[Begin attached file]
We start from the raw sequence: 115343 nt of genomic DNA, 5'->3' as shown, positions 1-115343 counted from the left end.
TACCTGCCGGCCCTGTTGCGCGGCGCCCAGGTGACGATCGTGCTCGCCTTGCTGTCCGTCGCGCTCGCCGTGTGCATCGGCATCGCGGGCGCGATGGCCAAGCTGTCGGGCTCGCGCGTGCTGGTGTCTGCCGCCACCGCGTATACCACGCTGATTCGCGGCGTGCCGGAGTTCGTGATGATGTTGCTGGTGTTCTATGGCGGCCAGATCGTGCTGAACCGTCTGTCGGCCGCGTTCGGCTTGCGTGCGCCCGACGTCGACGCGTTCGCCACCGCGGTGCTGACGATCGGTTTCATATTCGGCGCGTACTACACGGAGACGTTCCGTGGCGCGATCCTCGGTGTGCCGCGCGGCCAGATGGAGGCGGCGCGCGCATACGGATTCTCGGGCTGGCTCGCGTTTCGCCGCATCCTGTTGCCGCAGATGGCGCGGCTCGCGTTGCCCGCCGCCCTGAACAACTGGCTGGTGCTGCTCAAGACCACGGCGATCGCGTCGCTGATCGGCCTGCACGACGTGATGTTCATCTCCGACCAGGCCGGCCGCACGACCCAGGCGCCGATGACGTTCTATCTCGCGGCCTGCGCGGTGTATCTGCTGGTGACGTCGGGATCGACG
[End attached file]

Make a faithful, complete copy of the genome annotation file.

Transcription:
We start from the raw sequence: 115343 nt of genomic DNA, 5'->3' as shown, positions 1-115343 counted from the left end.
TACCTGCCGGCCCTGTTGCGCGGCGCCCAGGTGACGATCGTGCTCGCCTTGCTGTCCGTCGCGCTCGCCGTGTGCATCGGCATCGCGGGCGCGATGGCCAAGCTGTCGGGCTCGCGCGTGCTGGTGTCTGCCGCCACCGCGTATACCACGCTGATTCGCGGCGTGCCGGAGTTCGTGATGATGTTGCTGGTGTTCTATGGCGGCCAGATCGTGCTGAACCGTCTGTCGGCCGCGTTCGGCTTGCGTGCGCCCGACGTCGACGCGTTCGCCACCGCGGTGCTGACGATCGGTTTCATATTCGGCGCGTACTACACGGAGACGTTCCGTGGCGCGATCCTCGGTGTGCCGCGCGGCCAGATGGAGGCGGCGCGCGCATACGGATTCTCGGGCTGGCTCGCGTTTCGCCGCATCCTGTTGCCGCAGATGGCGCGGCTCGCGTTGCCCGCCGCCCTGAACAACTGGCTGGTGCTGCTCAAGACCACGGCGATCGCGTCGCTGATCGGCCTGCACGACGTGATGTTCATCTCCGACCAGGCCGGCCGCACGACCCAGGCGCCGATGACGTTCTATCTCGCGGCCTGCGCGGTGTATCTGCTGGTGACGTCGGGATCGACG